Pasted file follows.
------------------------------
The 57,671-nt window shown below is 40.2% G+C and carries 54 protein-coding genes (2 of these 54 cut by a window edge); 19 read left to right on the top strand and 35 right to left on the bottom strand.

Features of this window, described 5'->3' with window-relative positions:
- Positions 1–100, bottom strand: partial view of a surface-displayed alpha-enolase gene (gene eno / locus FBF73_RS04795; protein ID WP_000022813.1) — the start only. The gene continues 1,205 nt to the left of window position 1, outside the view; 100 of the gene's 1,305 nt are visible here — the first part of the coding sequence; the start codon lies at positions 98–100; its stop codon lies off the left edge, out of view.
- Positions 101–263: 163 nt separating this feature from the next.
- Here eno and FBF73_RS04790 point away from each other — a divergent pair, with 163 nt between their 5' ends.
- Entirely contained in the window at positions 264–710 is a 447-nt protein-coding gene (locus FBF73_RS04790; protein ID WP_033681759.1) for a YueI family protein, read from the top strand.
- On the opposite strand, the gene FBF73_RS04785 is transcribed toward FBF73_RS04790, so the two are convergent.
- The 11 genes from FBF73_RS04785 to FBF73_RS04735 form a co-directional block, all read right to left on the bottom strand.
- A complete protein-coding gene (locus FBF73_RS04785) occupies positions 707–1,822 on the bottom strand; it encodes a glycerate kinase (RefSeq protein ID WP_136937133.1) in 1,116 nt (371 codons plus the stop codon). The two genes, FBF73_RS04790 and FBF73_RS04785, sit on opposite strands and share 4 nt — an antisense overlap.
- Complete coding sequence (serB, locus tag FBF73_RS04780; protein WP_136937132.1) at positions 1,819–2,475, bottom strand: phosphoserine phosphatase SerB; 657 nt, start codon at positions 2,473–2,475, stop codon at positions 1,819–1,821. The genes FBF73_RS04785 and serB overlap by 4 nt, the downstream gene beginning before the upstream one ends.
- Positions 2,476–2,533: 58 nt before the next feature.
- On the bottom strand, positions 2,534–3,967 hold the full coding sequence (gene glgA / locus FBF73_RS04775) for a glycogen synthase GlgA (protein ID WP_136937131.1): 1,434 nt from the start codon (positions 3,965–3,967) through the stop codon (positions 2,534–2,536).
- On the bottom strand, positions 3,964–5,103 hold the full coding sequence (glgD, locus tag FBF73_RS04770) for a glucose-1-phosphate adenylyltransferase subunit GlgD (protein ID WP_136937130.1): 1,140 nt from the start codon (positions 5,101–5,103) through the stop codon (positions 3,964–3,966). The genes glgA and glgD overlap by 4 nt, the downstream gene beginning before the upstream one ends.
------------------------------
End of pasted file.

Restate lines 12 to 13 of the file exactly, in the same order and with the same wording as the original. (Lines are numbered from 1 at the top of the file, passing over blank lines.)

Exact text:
- On the bottom strand, positions 2,534–3,967 hold the full coding sequence (gene glgA / locus FBF73_RS04775) for a glycogen synthase GlgA (protein ID WP_136937131.1): 1,434 nt from the start codon (positions 3,965–3,967) through the stop codon (positions 2,534–2,536).
- On the bottom strand, positions 3,964–5,103 hold the full coding sequence (glgD, locus tag FBF73_RS04770) for a glucose-1-phosphate adenylyltransferase subunit GlgD (protein ID WP_136937130.1): 1,140 nt from the start codon (positions 5,101–5,103) through the stop codon (positions 3,964–3,966). The genes glgA and glgD overlap by 4 nt, the downstream gene beginning before the upstream one ends.